CIOs are ultimately responsible for making sure enterprise information is available, accurate and secure. Additionally, new mandates such as the General Data Protection Regulation (GDPR) require CIOs to also track data throughout its lifecycle to ensure it remains accurate across all uses; is only accessed by those with permission, and recognized when it is updated, no matter where it resides within the enterprise.
That’s a tall order when you consider the petabytes of data flowing in from many sources, adding to the petabytes more companies already have stored. Add to this the problem of poor customer consent management and opt-in practices, which have led to 534 million personal data records to be compromised since 2005, according to The Privacy Rights Clearinghouse.
In the age of GDPR, decision makers will need to know about the data’s heritage and accuracy, which can be best provided through a central data catalog that helps with the data’s auditability, governance and accessibility. This catalog should have a unified access point allowing users to access any data they need to better inform their daily business tasks.
Data for All
While keeping information secure and reliable is a top priority, today’s IT leaders also need to understand they can no longer afford to be a gatekeeper to a company’s data treasure trove. Forward-thinking companies understand that everyone should have access to the corporate information they need to unlock insights that will drive the business forward. They understand there should be no restrictions on data volume, data availability, or access.
Because not everyone has a degree in data science, CIOs need to enable access to enterprise data lakes using a variety of easy-to-use, self-service applications and tools that provide data manipulation and analysis expertise to business users. They also need to integrate intelligence into data management applications and workflows to help users better leverage advanced technologies such as machine learning and natural language processing.
Scores of data warehouse projects have failed because business users didn’t have access to the data they needed when they needed it nor did they have easy-to-use tools that helped turn that data into insight, which ultimately thwarted the widespread use of data by employees. CIOs seeking digital transformation through business user empowerment must be mindful of these previous pitfalls and navigate around them to be successful.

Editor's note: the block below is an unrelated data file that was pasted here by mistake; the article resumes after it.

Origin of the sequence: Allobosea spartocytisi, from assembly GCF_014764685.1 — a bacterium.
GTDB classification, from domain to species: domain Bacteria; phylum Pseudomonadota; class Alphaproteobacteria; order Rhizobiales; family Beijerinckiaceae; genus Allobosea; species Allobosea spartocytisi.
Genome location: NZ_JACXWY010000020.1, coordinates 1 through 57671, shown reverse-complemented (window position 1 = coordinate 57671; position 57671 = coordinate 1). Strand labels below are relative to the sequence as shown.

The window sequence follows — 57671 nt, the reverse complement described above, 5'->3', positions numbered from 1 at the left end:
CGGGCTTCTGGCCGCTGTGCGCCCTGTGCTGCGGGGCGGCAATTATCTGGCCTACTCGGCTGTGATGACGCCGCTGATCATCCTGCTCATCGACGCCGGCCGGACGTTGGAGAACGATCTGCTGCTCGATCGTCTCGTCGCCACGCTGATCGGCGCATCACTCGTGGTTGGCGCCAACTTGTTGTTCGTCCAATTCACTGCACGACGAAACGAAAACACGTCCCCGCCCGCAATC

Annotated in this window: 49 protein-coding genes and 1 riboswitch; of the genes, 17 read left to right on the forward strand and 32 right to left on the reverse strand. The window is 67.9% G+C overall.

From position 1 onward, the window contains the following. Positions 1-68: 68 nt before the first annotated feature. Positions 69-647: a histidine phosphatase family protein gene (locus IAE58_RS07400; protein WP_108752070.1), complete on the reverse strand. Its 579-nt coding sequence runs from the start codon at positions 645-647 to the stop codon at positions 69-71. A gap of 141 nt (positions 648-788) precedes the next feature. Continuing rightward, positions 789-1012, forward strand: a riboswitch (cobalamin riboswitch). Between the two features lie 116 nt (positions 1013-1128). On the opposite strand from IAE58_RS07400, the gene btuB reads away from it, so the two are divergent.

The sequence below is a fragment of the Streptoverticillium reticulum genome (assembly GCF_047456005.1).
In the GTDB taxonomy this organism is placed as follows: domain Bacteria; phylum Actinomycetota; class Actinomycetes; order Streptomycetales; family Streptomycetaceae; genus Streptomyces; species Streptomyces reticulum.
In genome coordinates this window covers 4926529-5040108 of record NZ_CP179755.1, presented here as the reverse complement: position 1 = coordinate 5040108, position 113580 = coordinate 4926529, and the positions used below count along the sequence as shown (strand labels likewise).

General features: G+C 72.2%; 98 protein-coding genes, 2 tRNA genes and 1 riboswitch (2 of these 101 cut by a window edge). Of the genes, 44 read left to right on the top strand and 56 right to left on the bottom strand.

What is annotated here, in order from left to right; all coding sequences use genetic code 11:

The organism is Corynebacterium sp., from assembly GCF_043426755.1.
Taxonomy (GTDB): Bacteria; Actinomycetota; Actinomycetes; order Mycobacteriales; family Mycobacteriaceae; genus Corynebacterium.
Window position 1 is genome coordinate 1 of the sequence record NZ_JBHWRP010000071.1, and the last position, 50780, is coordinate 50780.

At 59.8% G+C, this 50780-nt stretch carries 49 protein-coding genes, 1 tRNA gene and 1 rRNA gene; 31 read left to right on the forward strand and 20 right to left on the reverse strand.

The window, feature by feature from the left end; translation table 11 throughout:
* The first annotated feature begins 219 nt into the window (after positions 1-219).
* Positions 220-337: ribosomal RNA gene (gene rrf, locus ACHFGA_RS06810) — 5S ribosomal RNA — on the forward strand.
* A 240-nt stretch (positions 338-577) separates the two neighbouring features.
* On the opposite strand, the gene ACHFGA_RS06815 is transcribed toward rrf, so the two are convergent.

Future Proof Platform for New Technology Integration
The pace of technology innovation is accelerating and most companies admit they find it hard to keep up. Today’s organizations need to take advantage of the very latest cloud and big data technologies, including Apache Beam, Hadoop, Spark, Redshift, AWS Kinesis, and MS Azure, among others, to connect and process data at speed and scale.
When architecting an enterprise data strategy, CIOs need to think about selecting a platform that is flexible, open and can easily integrate with future technologies. Using an open source-based platform helps CIOs avoid lock-in with a single provider and the high resource expenses associated proprietary software and systems. It also helps ensure your IT backbone will continue to keep pace with rapidly evolving and emerging technologies because open source products are backed by a global development community that inspects, scrutinizes and most importantly, constantly improves their functionality.
Additionally, it’s worth noting that open source technologies have been endorsed and used by large corporate vendors –such as IBM, Microsoft and Google that are big players in Apache, Hadoop and Spark –and many open sourced technologies are backed with commercial support.
Keys to Digital Transformation Success
With visibility into all parts of a modern business, CIOs can unify business leaders and IT under a clear data roadmap, and be the catalyst for data-driven organizational changes that will help their companies remain competitive.
By ensuring data integrity, providing self-service tools and applications that can be accessed by all, and adopting flexible, future-proof platforms for development, CIOs will have a head start in achieving their digital transformation goals.